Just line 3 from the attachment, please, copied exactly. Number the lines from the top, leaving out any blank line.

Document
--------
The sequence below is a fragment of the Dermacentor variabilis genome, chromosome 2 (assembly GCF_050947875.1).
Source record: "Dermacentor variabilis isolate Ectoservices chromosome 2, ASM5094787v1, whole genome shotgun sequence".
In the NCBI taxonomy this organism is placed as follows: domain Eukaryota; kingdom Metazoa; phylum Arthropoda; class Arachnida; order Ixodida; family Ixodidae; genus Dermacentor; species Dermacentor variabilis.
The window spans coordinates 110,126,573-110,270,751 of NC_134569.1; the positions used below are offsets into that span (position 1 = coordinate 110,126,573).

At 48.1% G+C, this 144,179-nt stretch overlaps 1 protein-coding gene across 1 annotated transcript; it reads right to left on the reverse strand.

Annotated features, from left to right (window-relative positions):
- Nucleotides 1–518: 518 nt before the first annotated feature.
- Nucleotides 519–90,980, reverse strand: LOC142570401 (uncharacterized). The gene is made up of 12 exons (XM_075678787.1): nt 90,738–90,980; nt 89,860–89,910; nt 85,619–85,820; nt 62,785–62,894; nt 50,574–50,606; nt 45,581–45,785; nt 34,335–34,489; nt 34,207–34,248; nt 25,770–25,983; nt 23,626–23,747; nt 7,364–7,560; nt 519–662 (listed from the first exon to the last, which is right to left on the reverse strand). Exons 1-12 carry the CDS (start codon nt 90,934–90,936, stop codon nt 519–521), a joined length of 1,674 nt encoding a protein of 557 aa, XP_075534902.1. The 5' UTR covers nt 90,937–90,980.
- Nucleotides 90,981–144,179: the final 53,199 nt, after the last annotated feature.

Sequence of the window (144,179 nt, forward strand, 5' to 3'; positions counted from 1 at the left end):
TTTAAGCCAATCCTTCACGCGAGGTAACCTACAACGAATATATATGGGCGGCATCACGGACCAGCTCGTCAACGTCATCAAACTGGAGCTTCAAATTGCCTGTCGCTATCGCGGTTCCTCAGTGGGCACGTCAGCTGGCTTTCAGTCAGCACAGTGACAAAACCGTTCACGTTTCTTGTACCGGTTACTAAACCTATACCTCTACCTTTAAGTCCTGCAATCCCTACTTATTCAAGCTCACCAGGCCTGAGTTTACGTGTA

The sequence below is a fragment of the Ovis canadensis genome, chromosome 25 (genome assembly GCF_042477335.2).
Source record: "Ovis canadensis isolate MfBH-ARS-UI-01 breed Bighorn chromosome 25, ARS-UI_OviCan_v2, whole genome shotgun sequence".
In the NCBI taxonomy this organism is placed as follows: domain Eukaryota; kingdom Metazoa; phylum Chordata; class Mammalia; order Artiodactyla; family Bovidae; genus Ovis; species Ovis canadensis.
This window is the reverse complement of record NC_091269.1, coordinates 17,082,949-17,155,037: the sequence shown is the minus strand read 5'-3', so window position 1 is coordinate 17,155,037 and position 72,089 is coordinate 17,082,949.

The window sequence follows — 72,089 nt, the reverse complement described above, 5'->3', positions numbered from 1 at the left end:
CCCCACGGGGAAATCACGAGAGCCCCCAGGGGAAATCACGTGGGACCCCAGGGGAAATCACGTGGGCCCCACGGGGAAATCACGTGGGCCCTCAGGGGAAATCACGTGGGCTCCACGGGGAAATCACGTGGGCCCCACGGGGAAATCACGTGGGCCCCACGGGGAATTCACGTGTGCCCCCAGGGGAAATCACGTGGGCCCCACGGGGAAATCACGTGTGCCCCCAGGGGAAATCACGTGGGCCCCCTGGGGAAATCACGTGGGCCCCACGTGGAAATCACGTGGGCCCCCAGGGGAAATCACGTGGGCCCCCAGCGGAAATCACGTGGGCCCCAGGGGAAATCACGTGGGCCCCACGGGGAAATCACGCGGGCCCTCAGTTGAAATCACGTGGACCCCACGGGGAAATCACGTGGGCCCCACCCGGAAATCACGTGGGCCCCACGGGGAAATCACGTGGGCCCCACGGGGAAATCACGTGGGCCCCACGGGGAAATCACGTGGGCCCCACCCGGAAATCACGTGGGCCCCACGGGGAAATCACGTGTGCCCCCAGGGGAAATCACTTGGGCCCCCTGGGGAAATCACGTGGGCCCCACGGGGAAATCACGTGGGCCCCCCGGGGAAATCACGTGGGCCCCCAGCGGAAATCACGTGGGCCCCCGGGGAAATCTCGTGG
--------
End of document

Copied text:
In the NCBI taxonomy this organism is placed as follows: domain Eukaryota; kingdom Metazoa; phylum Arthropoda; class Arachnida; order Ixodida; family Ixodidae; genus Dermacentor; species Dermacentor variabilis.